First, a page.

Fallout 76 is a mess. Developer Bethesda has long been known for putting out games that are famously buggy, but Fallout 76 presents a different set of problems since it's an online game where players compete with each other, and the competition is not exactly fair when players can easily exploit bugs to get a winning edge over other players.
We've previously reported on how players are breaking Fallout 76's weak protection around nuclear launch codes to unleash hell, but there are many more, less dramatic exploits that allow players to carry an infinite number of items or bypass the entire leveling system.
“ Fallout 76 had far more bugs at launch than Fallout 4 and Skyrim. Many of which have yet to be patched and they were in the beta,” RGD5IMPACT, a YouTuber who catalogues exploits and glitches on his channel, told me via email. “ Fallout 4 has more xp/cap glitches [exploits that reward players easy money and experience] at the moment, but Fallout 76 has been out for less than two weeks and I imagine the number is only going to rise.”
One of the biggest problems with Fallout 76 is the stash limit. Bethesda’s Fallout games are all about exploring, gathering resources, and using those resources to craft arms, armor, and buildings. Everything in Fallout 76 has a weight attached to it and a player can only carry so much. Once the weight limit is reached, the player becomes encumbered and can’t move as fast until they can offload their excess gear into at their base.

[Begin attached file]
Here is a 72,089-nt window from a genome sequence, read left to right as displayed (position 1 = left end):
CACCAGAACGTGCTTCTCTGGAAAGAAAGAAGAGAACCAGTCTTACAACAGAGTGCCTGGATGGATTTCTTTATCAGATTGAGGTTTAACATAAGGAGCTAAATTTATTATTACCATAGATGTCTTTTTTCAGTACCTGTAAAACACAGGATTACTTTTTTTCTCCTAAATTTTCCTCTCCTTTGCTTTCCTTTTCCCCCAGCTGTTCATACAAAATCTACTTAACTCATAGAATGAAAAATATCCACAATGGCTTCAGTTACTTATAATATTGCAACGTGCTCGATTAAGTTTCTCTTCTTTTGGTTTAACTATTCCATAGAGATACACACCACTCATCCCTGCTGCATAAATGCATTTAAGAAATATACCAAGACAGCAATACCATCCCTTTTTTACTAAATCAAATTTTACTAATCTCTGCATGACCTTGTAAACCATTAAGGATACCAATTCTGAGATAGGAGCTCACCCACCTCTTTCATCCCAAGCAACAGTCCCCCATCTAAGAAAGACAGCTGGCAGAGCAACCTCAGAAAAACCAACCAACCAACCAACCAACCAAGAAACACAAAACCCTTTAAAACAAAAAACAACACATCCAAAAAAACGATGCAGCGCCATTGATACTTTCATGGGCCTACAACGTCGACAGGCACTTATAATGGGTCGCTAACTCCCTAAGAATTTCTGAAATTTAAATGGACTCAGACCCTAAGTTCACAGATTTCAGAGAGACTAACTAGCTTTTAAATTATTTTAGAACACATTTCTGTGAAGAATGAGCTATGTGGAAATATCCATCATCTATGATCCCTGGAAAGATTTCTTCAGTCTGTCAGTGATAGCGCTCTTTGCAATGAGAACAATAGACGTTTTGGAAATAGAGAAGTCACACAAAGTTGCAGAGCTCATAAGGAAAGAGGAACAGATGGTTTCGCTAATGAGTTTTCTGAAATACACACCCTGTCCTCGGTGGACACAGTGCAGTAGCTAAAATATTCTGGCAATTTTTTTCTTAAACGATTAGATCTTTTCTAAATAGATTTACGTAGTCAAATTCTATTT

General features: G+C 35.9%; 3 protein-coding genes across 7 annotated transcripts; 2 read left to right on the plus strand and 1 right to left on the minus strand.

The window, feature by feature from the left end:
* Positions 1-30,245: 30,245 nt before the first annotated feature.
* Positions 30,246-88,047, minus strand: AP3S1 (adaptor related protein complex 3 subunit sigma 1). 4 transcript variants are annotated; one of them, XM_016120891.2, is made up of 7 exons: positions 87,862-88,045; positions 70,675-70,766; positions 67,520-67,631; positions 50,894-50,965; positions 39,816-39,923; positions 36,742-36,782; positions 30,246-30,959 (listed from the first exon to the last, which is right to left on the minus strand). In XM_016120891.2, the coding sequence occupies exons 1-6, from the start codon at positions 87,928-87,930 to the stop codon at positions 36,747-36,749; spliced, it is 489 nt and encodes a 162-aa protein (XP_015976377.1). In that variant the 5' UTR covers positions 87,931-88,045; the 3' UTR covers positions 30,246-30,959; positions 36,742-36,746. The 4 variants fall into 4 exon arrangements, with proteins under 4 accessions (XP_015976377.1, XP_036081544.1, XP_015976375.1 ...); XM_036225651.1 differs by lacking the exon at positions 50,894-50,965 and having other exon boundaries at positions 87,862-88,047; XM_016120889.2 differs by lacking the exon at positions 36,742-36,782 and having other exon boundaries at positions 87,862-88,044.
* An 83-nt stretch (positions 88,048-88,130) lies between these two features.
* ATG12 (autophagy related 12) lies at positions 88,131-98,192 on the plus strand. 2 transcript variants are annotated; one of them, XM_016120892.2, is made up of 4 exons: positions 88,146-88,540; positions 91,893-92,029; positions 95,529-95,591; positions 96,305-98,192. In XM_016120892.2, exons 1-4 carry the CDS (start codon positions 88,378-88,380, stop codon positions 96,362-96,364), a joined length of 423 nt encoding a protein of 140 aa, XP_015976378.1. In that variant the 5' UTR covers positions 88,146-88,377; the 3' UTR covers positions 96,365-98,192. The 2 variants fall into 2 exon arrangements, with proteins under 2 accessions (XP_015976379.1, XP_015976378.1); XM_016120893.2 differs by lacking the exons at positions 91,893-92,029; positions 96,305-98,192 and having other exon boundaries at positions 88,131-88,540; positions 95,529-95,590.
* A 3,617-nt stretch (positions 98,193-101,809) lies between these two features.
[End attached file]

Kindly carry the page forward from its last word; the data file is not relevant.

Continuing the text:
Since there are so many things to pick up in Bethesda games that are useful in one way or another, and since many players have a completionist mentality where they want to collect everything that's in a game, encumbrance is divisive concept among players. Some accept it as the rules of the game, while others turn to user-made modifications that remove the limitation on how much players can carry. Oblivion, Skyrim, Fallout 3, and Fallout 4 all have mods that remove encumbrance.
In Fallout 76, the player’s stash is limited to a weight of 400. At level 20, I’m less than halfway through the game’s level progression and I spend an inordinate amount of my time managing that weight limit in a system that involves bundling steel and wood with plastic fibers before selling them. Bethesda said it will update the stash limit to a "conservative" 600 on December 4, but players have already found a workaround.